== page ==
At this point, the College Board has to show a vigorous defense of the field, and an unflinching commitment to the fact that African American studies is about the past and the present. Fifty years from now, someone will look back on this moment, and either the College Board will be on the right side of history, or on the wrong side of history. The wrong side will have been to bend to the political pressure, to accept censorship, and to believe that a half-victory is better than no victory at all. That’s how we got into this mess in the first place.

The College Board is going to have to commit itself fully to restoring this curriculum as it was originally imagined and designed. I do also believe that that will not solve the problem of Florida and several other states, including Arkansas, Virginia, North Dakota, and Mississippi, that have all said that they will now be reviewing the AP course to ensure that it complies with their state laws.

Some people might think this is not as important as some other political issues that are more pressing in their minds. But Black people have always been the canaries in the coal mine for the fascist underpinnings of this society. Black people lived longer than any other population with 100 years of totalitarian government in the Jim Crow South. We know what fascism looks like; we know what racist propaganda looks like. We’ve lived through it, and fought against it. What today is the problem of an AP course in African American studies or Stop Woke Act is a fight that tomorrow will increasingly envelop other communities in this country who believe in equity and justice. That is a window into the dystopian future that every American ought to care deeply about for those who don’t want to slide into an authoritarian society, which seems to be the direction that significant parts of this country are heading. All of this is happening right now right in front of us, and I’m afraid not enough people are standing up to fight against it.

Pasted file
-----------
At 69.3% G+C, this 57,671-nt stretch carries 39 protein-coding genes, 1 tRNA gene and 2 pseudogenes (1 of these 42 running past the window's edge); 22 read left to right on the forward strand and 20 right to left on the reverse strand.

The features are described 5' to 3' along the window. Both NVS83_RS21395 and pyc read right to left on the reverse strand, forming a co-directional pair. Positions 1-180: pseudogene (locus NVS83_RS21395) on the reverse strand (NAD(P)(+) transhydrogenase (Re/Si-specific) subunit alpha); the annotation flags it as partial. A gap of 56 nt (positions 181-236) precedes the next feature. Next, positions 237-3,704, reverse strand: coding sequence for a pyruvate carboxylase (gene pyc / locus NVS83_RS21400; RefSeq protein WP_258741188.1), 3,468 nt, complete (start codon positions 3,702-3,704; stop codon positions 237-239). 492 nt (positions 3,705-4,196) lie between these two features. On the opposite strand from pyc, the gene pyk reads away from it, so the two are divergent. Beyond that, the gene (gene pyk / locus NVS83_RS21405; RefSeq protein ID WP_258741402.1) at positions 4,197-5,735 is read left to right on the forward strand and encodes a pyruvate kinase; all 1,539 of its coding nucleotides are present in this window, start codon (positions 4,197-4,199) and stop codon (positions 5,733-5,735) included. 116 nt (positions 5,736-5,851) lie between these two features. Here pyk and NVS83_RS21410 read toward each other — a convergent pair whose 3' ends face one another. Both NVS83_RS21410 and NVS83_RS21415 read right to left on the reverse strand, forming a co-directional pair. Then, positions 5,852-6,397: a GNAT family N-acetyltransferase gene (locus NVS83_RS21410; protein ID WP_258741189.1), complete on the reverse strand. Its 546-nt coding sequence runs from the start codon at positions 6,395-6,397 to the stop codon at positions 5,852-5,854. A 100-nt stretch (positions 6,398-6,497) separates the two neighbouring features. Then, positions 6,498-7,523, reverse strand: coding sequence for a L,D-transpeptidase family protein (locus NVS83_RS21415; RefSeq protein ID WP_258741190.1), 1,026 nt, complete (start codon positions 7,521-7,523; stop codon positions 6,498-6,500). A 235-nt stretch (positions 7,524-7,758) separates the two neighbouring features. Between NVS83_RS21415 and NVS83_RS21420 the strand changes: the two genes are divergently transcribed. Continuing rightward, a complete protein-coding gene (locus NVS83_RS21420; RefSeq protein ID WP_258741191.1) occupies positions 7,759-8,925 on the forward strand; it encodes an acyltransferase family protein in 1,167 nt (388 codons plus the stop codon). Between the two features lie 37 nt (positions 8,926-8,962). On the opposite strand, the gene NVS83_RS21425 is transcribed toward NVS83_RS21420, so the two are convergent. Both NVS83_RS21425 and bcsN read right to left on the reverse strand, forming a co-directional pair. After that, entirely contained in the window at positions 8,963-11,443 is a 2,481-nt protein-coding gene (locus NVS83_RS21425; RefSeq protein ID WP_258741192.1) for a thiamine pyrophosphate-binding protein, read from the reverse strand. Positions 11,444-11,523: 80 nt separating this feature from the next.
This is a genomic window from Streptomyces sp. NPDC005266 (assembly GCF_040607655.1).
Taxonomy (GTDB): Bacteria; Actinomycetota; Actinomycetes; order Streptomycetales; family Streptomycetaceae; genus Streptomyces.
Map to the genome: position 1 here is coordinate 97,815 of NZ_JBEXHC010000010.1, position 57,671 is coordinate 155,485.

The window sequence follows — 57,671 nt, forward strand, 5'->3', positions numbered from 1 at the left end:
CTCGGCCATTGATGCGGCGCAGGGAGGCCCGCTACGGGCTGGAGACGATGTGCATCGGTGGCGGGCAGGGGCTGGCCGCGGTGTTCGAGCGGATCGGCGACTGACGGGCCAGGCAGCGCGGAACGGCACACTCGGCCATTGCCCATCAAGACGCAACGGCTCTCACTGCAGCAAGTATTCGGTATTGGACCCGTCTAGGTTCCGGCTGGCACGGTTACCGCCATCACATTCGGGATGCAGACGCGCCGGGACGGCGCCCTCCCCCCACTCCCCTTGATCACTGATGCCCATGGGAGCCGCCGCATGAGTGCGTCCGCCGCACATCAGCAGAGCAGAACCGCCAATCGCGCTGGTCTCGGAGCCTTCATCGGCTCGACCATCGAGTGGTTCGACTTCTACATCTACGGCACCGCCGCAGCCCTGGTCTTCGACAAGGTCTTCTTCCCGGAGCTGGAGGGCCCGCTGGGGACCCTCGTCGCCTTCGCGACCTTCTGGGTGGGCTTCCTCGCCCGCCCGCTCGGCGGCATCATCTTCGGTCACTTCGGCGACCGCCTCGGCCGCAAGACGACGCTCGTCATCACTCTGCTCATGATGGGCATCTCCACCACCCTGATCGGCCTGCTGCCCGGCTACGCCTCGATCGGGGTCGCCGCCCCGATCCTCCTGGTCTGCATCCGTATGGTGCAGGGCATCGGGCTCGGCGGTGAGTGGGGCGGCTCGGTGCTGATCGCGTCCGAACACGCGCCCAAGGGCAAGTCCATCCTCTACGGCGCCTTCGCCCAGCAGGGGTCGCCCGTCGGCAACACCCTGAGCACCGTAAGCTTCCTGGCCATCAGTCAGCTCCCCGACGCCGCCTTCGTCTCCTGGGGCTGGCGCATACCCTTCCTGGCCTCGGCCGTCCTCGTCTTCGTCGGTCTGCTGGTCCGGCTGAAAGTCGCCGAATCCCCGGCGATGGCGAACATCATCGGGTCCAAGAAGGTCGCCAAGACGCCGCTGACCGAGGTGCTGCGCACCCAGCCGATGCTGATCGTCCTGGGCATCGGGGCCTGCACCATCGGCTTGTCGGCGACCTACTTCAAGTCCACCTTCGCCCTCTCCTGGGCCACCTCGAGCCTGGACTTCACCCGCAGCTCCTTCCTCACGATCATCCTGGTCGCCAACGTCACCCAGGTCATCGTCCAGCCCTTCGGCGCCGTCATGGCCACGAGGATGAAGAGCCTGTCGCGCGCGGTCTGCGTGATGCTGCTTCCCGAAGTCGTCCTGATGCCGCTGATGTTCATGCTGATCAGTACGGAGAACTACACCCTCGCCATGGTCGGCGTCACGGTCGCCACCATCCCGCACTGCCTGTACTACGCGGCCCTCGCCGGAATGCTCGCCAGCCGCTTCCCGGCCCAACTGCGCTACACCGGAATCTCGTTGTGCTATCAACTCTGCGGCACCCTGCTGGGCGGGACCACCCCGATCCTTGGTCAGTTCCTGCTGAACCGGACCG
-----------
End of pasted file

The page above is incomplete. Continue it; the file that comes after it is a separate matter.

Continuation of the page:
DeSantis’s argumentation is founded on the basic assumption that learning about disparate racial experiences in the United States will “indoctrinate” people to hate the United States. This sounds rather like a concession that DeSantis is ashamed of the United States, and believes that the best way to prevent other people from also feeling ashamed is to cut them off from historical facts and political debates.

When DeSantis states, “We won’t allow Florida tax dollars to be spent teaching kids to hate our country or to hate each other,” I must ask where is “hate” being stoked in African American Studies. Is it in the factual teaching that enslaved Black people were considered three-fifths of a human being?

The history books in Florida (and which appear on the AP US Government and Politics curriculum) celebrate the ideas of Thomas Jefferson, whose hypocrisy on matters of race is well documented; he wrote extensively about Black biological and intellectual inferiority. High school students are asked to hold as truth that national leaders can engage in visceral hatred of Black people, yet still produce ideas worthy of study and even aspiration. This attack against African American Studies is not motivated by the value of intellectual balance, but instead by ideological posturing.